The shoreline at Presque Isle State Park could have a very different look in the years to come. At issue is the future of the stone breakwaters that dot the shoreline. Tonight, why those for and against the breakwaters both argue science is on their side.
You have to be at least 30 to remember the Peninsula before these. The 55 stone breakwaters were built in the early 90’s to protect the beaches from damaging lake waves.
Orrin Pilkey, Geology Professor Emeritus at Duke University, says, “It was a stunningly bad design in the opinion of almost everybody who looked at it”.
Pikley has never been a fan of the breakwaters. Even before they existed, the Duke University Geologist studied the idea, then the results. “It’s a tragedy because it really was so obvious to everybody who observed the design of this project. There had to be some politics behind this because the Corp of Engineers can do better than this.”
Mike Asquith, US Army Corps of Engineers Project Manager says, “Generally, our assessment is that the project is working as we anticipated it would be.”
Asquith believes the numbers support the breakwaters. Before they were installed, about 176,000 cubic yards of sand were needed each year for beach replenishment. That’s down to about 38,000 cubic yards annually.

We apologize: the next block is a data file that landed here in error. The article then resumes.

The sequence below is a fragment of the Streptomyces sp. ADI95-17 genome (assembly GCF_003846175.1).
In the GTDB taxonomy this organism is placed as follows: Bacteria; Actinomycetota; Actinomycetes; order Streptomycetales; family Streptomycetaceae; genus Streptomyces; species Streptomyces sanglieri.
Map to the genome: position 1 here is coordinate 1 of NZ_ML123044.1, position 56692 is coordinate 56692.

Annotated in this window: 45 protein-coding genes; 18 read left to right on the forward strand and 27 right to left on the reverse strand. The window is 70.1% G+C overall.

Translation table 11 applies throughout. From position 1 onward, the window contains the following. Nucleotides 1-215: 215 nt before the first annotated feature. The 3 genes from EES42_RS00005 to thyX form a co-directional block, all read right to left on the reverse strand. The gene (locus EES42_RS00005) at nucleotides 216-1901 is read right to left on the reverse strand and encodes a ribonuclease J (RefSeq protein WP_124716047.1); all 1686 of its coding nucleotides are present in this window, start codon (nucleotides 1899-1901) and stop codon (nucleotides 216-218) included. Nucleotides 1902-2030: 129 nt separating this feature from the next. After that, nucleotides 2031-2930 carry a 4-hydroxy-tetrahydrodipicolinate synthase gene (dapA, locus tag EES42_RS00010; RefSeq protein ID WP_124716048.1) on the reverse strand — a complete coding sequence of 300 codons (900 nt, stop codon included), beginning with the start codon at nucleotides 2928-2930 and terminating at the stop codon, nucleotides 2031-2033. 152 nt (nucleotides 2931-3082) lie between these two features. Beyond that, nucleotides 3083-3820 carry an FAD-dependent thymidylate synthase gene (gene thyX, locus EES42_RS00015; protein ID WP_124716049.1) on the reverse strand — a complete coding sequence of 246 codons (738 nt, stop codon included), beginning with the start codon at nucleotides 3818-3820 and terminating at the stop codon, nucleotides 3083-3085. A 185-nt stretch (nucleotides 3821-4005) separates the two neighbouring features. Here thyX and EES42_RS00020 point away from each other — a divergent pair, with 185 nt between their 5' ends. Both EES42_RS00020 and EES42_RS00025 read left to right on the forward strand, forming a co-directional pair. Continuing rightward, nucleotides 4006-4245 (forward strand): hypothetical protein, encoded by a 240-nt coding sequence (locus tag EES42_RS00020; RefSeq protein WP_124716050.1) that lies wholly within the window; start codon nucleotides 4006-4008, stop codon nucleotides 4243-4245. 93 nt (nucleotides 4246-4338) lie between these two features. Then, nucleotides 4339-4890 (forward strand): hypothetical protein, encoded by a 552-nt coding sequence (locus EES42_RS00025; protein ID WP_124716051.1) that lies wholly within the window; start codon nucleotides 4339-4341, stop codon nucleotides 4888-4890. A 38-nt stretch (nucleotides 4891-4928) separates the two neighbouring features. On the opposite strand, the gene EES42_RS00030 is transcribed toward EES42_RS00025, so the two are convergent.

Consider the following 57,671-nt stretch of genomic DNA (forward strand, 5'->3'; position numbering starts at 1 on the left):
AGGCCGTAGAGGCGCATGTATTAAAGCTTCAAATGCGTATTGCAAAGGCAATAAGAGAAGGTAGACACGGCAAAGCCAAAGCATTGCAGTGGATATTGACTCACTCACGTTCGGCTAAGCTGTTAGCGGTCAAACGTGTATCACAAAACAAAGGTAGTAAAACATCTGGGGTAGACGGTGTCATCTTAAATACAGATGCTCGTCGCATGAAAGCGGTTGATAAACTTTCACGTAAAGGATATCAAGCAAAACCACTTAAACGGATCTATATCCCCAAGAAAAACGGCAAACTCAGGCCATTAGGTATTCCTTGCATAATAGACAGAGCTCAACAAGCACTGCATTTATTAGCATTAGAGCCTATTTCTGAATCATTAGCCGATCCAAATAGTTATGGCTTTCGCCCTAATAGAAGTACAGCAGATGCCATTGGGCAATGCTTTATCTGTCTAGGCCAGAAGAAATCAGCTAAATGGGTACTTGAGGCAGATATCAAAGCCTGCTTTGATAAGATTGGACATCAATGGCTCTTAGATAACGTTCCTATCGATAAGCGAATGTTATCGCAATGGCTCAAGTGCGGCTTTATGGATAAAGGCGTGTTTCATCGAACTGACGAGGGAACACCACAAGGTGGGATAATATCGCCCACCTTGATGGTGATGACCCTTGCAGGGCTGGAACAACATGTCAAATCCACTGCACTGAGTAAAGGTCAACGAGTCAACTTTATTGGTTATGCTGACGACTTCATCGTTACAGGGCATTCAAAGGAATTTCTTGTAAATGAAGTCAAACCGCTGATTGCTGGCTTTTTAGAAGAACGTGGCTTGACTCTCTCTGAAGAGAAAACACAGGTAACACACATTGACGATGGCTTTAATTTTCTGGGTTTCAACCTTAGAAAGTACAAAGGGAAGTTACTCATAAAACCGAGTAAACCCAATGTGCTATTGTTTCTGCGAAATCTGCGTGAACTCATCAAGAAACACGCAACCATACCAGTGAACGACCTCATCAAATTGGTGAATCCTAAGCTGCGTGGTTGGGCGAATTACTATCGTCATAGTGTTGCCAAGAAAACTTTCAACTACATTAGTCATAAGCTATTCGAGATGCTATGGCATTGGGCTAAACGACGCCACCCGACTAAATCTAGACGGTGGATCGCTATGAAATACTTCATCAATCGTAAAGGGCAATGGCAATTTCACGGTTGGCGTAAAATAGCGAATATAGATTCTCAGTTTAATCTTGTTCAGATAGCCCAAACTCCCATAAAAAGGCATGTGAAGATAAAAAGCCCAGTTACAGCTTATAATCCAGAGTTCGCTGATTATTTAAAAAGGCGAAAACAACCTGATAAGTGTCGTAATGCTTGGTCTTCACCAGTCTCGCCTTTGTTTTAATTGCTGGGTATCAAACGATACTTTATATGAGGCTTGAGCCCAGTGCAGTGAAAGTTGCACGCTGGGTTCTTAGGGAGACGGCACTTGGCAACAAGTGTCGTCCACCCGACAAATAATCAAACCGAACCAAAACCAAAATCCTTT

There appears to be some consensus about the fact that the breakwaters have protected the beaches of Presque Isle. But, many believe the problem is what they’ve done to the eastern end of the peninsula and the fragile ecosystem of Gull Point.
We spoke to Senator Dan Laughlin who tells us, “They have trapped some of the sand so, from an engineering standpoint, I can see why the Corps thinks that was a success. But, the back end of the story is that Gull Point is virtually disappearing”.
Laughlin recently made headlines with his idea to halt that erosion and get rid of, in his words, the “ugly rockpiles,” suggesting they be replaced by a submerged seawall. He’s talked to the corps of engineers about a future study. “I don’t think this is a loss for them. I think this is a tweak we could make to make it better.”
But, Asquith says, “We have serious concerns about how that type of wall would function with the peninsula that we have…”
Asquith acknowledges the dramatic changes to Gull Point, but the Corps does not believe signs like this on Beach 10 point any finger of blame at the breakwaters. “When we were placing 176,000 cubic yards of sand a year, as you can imagine, that slug of sand moved along the peninsula and had an unnatural end feature. Gull Point actually had an unnatural shape to it.”
As sand replenishment continues, the Corps is considering adjustments, including some to protect what’s left of Gull Point. Meanwhile, Laughlin is looking for more affordable ways to get the job done.
And, back on the campus of Duke University, Orrin Pilkey agrees replenishment is an obvious part of the fix. To him, the other part is just as obvious. “If Gull Point preservation is important, then removing the break waters is a good thing.”
So, what does Dr. Pikey think about the submerged wall idea? Find out in the web extra below: